More attention for the Dutch account switching service
In future it will be possible to digitally apply for the account switching service. One bank in the Netherlands has already started offering this option and other banks are likely to follow suit. The Dutch Payments Association has developed specifications for digitising the application procedure that banks can use. This summer the National Forum on the Payment System (the Forum) presented its vision on improving customer mobility in the payments market. Follow-up actions include digitising and promoting the account switching service. Forum members have agreed to promote the switching service more widely.
The registration centre for IBAN discrimination was set up to address IBAN discrimination and handle complaints. An IBAN is discriminated against if it is rejected solely because the bank account is being held in another country. This constitutes a violation of the law, as businesses are required to accept IBANs from all 34 SEPA countries. Businesses must ensure that customers from these countries can use their IBAN to make payments.
If you want to make a complaint about the rejection of your IBAN, please email us at meldpuntIBANdiscriminatie@dnb.nl.
The Forum discusses phasing out inpayment transfers
The Forum recommended studying the possibilities for maintaining inpayment transfers for longer while still in reasonable use, and acceptable alternatives have not yet been developed for all parties. In 2012 the Forum indicated that paper inpayment transfers would continue to be necessary until 1 January 2019, and that acceptable alternatives would be developed for users before that time. A recent market consultation revealed that entrepreneurs did not have any issues with phasing out inpayment transfers, although various user groups did express reservations about the alternatives suggested.
The Dutch Payments Association's project to make instant payments available in the Netherlands from May 2019 is on track. The design phase has since been completed and the construction phase is now under way. With the introduction of instant payments, the beneficiary's bank account will be credited in a matter of seconds.
Accessibility and availability
Availability and accessibility of payment services in the Netherlands is good. Consumers gave an average satisfaction rating of 7.5 for accessibility and user-friendliness of payment services, while SME’s gave average ratings of 7 and 7.3, respectively. This emerged from the Accessibility Monitor presented at the Forum’s meeting of 29 November 2016.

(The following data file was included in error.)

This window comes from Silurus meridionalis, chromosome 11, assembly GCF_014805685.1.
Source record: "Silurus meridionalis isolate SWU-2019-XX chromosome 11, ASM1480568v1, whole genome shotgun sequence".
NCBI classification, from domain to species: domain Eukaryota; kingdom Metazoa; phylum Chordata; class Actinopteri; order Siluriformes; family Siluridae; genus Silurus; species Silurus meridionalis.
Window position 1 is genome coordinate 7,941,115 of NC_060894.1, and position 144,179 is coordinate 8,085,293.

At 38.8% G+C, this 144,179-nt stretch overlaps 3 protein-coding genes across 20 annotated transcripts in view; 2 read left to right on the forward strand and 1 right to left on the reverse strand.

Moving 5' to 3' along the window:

Additional attention is required for ensuring the continued acceptance of cash payments by institutions with a local monopoly, i.e. situations in which cash payments from consumers are refused where there is in practice no other provider of a similar product or service.
In the period ahead, the Forum will study whether and how cash availability and accessibility can be improved for those with functional impairments. It will also devote more attention to distance and security aspects of cash deposit facilities for businesses. This includes the possibility of opening ATMs that also accept cash deposits in order to reduce the distance to cash deposit points for retailers.
The Forum has conducted an exploratory study of biometrics – the use of measurable physiological characteristics – in the retail payments market, including for authentication purposes. The use of biometric data is gradually expanding and is expected to become much more widespread, driven mainly by consumer convenience and efficiency. However, biometrics also raises issues of safety and privacy. In that light, the Forum will test biometrics in retail payments using the innovation assessment framework.
Study of the environmental impact of debit card transactions
DNB has studied the ecological footprint of debit card transactions with the help of a life cycle analysis. One of the conclusions of the study was that one debit transaction uses the same amount of energy as an 8 watt energy-saving light bulb does in ninety minutes. The total number of all debit transactions made in 2015 had an environmental impact equivalent to approximately 12,000 tonnes of CO2. This is approximately 0.006% of the Netherlands' total CO2 emissions. Possibilities for reducing the environmental impact of debit card transactions include using sustainable energy to power both POS terminals and the data centres that process the debit card transactions, reducing standby time for POS terminals and extending the life of debit cards. A similar study for cash payments will be conducted in 2017.
NFPS Report for 2016 issued
The report by the National Forum on the Payment System (NFPS) provides an overview of payment system developments in the Netherlands and the NFPS's priorities in 2017.